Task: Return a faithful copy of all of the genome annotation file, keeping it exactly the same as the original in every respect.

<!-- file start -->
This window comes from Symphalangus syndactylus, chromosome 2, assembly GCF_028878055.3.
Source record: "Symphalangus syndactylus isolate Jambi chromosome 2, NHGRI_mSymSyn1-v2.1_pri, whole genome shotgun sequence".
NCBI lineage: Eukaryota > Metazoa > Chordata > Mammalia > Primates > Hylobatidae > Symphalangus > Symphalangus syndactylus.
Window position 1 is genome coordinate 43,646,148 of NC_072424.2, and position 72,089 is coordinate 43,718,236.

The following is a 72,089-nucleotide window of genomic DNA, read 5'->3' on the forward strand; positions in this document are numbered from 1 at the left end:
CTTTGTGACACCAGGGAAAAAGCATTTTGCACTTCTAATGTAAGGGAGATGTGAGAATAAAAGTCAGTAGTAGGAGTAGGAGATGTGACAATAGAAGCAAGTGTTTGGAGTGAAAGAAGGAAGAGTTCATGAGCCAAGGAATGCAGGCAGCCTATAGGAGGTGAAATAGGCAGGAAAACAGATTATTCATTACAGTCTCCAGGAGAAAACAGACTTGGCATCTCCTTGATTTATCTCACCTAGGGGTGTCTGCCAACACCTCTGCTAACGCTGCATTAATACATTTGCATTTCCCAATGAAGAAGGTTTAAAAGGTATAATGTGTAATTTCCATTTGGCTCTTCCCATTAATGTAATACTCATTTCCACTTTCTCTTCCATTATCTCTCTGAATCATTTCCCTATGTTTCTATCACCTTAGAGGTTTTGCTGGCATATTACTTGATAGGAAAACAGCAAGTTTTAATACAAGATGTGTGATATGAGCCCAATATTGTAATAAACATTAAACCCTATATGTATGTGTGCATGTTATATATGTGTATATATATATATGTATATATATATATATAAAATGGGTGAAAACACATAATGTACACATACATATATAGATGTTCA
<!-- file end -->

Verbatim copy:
This window comes from Symphalangus syndactylus, chromosome 2, assembly GCF_028878055.3.
Source record: "Symphalangus syndactylus isolate Jambi chromosome 2, NHGRI_mSymSyn1-v2.1_pri, whole genome shotgun sequence".
NCBI lineage: Eukaryota > Metazoa > Chordata > Mammalia > Primates > Hylobatidae > Symphalangus > Symphalangus syndactylus.
Window position 1 is genome coordinate 43,646,148 of NC_072424.2, and position 72,089 is coordinate 43,718,236.

The following is a 72,089-nucleotide window of genomic DNA, read 5'->3' on the forward strand; positions in this document are numbered from 1 at the left end:
CTTTGTGACACCAGGGAAAAAGCATTTTGCACTTCTAATGTAAGGGAGATGTGAGAATAAAAGTCAGTAGTAGGAGTAGGAGATGTGACAATAGAAGCAAGTGTTTGGAGTGAAAGAAGGAAGAGTTCATGAGCCAAGGAATGCAGGCAGCCTATAGGAGGTGAAATAGGCAGGAAAACAGATTATTCATTACAGTCTCCAGGAGAAAACAGACTTGGCATCTCCTTGATTTATCTCACCTAGGGGTGTCTGCCAACACCTCTGCTAACGCTGCATTAATACATTTGCATTTCCCAATGAAGAAGGTTTAAAAGGTATAATGTGTAATTTCCATTTGGCTCTTCCCATTAATGTAATACTCATTTCCACTTTCTCTTCCATTATCTCTCTGAATCATTTCCCTATGTTTCTATCACCTTAGAGGTTTTGCTGGCATATTACTTGATAGGAAAACAGCAAGTTTTAATACAAGATGTGTGATATGAGCCCAATATTGTAATAAACATTAAACCCTATATGTATGTGTGCATGTTATATATGTGTATATATATATATGTATATATATATATATAAAATGGGTGAAAACACATAATGTACACATACATATATAGATGTTCA